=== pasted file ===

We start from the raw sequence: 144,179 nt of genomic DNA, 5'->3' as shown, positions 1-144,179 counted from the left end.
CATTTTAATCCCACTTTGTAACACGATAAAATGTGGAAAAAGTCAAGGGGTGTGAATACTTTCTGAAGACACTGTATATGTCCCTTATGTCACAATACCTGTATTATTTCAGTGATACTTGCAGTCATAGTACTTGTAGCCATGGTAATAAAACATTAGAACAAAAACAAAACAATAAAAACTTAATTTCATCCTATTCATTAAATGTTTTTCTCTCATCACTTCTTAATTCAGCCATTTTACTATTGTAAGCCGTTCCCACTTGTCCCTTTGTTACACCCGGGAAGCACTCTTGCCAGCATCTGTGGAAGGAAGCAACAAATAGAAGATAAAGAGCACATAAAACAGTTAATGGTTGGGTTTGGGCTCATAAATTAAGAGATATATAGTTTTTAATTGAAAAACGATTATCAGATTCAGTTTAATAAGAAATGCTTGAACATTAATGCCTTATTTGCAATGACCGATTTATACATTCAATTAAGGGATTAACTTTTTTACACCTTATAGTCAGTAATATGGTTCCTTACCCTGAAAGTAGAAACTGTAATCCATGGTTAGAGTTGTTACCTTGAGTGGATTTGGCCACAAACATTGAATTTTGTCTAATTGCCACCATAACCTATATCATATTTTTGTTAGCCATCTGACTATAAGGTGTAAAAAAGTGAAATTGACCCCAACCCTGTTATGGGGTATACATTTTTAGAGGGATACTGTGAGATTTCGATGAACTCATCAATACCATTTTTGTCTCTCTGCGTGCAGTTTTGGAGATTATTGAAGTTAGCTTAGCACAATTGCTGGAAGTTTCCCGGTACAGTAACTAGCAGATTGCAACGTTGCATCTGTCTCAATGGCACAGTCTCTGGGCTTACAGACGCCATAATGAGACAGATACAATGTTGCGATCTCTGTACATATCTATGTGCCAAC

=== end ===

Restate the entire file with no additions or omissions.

We start from the raw sequence: 144,179 nt of genomic DNA, 5'->3' as shown, positions 1-144,179 counted from the left end.
CATTTTAATCCCACTTTGTAACACGATAAAATGTGGAAAAAGTCAAGGGGTGTGAATACTTTCTGAAGACACTGTATATGTCCCTTATGTCACAATACCTGTATTATTTCAGTGATACTTGCAGTCATAGTACTTGTAGCCATGGTAATAAAACATTAGAACAAAAACAAAACAATAAAAACTTAATTTCATCCTATTCATTAAATGTTTTTCTCTCATCACTTCTTAATTCAGCCATTTTACTATTGTAAGCCGTTCCCACTTGTCCCTTTGTTACACCCGGGAAGCACTCTTGCCAGCATCTGTGGAAGGAAGCAACAAATAGAAGATAAAGAGCACATAAAACAGTTAATGGTTGGGTTTGGGCTCATAAATTAAGAGATATATAGTTTTTAATTGAAAAACGATTATCAGATTCAGTTTAATAAGAAATGCTTGAACATTAATGCCTTATTTGCAATGACCGATTTATACATTCAATTAAGGGATTAACTTTTTTACACCTTATAGTCAGTAATATGGTTCCTTACCCTGAAAGTAGAAACTGTAATCCATGGTTAGAGTTGTTACCTTGAGTGGATTTGGCCACAAACATTGAATTTTGTCTAATTGCCACCATAACCTATATCATATTTTTGTTAGCCATCTGACTATAAGGTGTAAAAAAGTGAAATTGACCCCAACCCTGTTATGGGGTATACATTTTTAGAGGGATACTGTGAGATTTCGATGAACTCATCAATACCATTTTTGTCTCTCTGCGTGCAGTTTTGGAGATTATTGAAGTTAGCTTAGCACAATTGCTGGAAGTTTCCCGGTACAGTAACTAGCAGATTGCAACGTTGCATCTGTCTCAATGGCACAGTCTCTGGGCTTACAGACGCCATAATGAGACAGATACAATGTTGCGATCTCTGTACATATCTATGTGCCAAC